Soft shoulder massage amplifies glucose-induced increases in medial prefrontal activity: a pilot study employing a neurovisceral integration perspective


  • Lisa Haxel
  • Maria Meier University of Constance
  • Jens Pruessner


massage, fNIRS, RMSSD, HRV, heart rate variability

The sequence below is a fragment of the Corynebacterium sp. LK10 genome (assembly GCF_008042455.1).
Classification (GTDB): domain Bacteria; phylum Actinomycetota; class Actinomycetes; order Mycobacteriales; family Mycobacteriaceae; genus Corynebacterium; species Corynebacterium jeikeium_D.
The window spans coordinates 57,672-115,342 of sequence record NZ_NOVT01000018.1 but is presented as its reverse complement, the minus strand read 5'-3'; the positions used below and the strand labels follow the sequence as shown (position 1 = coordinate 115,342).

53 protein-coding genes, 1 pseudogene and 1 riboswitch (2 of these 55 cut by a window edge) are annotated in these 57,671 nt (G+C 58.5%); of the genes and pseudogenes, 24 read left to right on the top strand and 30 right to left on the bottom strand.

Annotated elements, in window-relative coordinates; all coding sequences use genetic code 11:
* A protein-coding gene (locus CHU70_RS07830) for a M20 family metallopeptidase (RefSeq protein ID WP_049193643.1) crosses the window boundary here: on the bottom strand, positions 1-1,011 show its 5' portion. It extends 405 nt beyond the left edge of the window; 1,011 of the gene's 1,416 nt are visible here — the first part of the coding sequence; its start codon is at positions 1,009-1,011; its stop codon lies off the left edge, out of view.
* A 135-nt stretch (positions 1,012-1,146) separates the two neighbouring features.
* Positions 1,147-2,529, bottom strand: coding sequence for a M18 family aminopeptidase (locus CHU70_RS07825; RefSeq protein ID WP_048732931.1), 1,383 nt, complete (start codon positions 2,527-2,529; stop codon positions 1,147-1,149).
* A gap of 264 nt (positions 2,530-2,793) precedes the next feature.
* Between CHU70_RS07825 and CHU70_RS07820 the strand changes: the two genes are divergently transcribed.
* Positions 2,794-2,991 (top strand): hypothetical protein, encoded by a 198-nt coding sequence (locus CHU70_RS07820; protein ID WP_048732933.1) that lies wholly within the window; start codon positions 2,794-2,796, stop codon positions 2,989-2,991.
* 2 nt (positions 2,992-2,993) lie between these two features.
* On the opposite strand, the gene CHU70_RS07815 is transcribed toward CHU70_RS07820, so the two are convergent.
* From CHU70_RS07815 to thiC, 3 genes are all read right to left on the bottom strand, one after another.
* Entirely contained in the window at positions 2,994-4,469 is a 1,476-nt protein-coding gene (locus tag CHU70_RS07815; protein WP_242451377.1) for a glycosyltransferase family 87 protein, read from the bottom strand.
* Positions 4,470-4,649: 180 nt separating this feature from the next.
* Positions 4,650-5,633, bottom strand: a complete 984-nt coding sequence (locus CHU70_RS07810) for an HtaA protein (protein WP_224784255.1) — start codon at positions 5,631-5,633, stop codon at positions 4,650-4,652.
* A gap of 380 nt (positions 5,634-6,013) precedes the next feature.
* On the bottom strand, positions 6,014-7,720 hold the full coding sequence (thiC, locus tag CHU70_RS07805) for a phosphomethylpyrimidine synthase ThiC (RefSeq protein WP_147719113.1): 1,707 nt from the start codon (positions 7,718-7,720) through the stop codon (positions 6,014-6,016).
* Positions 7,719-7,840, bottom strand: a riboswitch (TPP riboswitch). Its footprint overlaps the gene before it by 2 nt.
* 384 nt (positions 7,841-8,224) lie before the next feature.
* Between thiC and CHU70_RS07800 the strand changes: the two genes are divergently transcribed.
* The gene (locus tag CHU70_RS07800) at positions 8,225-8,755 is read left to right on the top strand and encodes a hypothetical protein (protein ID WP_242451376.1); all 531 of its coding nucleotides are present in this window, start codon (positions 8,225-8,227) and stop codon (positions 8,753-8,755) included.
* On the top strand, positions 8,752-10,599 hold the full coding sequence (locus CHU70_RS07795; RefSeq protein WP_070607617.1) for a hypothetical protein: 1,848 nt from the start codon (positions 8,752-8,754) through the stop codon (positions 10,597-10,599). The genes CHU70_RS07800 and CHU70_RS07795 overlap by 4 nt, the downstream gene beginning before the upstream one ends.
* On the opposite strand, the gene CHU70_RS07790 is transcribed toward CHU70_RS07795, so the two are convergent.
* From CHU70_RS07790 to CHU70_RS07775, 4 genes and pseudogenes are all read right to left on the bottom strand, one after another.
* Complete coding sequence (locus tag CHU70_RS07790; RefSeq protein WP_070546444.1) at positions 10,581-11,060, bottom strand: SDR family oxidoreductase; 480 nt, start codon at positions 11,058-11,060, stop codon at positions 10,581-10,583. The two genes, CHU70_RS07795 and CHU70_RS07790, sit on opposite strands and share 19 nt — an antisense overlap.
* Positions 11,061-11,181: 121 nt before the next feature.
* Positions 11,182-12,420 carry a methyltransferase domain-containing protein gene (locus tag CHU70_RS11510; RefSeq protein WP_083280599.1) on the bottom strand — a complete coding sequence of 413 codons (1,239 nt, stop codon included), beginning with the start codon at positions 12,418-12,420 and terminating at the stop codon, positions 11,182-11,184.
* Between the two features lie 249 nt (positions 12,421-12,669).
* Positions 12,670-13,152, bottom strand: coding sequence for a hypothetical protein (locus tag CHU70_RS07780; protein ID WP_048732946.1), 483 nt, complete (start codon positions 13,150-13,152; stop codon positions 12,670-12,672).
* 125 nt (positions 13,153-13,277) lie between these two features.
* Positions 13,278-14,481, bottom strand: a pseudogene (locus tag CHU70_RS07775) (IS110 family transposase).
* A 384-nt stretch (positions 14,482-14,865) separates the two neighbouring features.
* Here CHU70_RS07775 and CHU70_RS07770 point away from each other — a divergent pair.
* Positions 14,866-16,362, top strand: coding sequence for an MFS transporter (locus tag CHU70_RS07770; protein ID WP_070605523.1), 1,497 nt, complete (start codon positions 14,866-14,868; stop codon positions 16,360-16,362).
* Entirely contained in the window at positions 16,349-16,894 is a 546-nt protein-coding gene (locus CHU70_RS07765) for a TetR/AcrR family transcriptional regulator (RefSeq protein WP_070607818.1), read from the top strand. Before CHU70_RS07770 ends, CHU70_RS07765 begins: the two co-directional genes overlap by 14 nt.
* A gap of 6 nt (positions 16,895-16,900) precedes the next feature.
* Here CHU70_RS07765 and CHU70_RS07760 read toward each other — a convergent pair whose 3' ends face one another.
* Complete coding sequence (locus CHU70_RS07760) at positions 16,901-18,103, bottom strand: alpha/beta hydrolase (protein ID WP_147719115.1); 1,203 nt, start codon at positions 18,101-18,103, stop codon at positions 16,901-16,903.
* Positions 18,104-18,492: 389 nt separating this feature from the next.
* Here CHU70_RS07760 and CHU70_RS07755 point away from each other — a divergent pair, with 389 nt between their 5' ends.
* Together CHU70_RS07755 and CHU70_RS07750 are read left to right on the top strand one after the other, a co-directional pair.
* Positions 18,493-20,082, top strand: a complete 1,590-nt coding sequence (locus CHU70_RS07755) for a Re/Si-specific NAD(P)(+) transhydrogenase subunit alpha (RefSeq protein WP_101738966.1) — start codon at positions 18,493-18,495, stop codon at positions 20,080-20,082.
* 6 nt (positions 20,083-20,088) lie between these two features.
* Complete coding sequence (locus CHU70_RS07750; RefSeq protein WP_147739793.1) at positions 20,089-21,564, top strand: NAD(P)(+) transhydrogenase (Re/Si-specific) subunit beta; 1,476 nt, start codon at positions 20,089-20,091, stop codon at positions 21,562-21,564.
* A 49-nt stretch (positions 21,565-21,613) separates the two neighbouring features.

Glucose intake has a modulating effect on autonomic activity at rest, indicating shared central mechanisms in the regulation of glucose homeostasis and autonomic responses. However, it is still unclear how glucose influences vagal and neuronal activity in response to changing environmental demands. To address this question, we studied the effect of glucose consumption on parasympa- thetic, and medial prefrontal reactivity in response to regenerative processes. For this, we invited fasted, healthy adult participants (n = 62, age mean = 23.0 years, SD = 4.05, 69.4% female) to the laboratory. After the consumption of either water or a drink containing glucose, participants were randomly assigned to a soft shoulder massage or a resting control group. Throughout the experi- ment, we simultaneously monitored cardiac vagal activity, indexed by root mean square of suc- cessive differences (RMSSD), and changes in medial prefrontal activation, indexed by changes in O2Hb concentrations, via continuous electrocardiogram (ECG) and functional near-infrared spec- troscopy (fNIRS) recording. In contrast to previous findings, we could not replicate an amplifying effect of glucose consumption on the physiological relaxation response. While we did not find a positive association between changes in medial prefrontal O2Hb concentration and vagal reactivity to the relaxation intervention, findings from our exploratory analysis suggest that higher blood glucose availability is associated with increases in medial prefrontal oxygenation. We discuss the results in the context of the neurovisceral integration theory.





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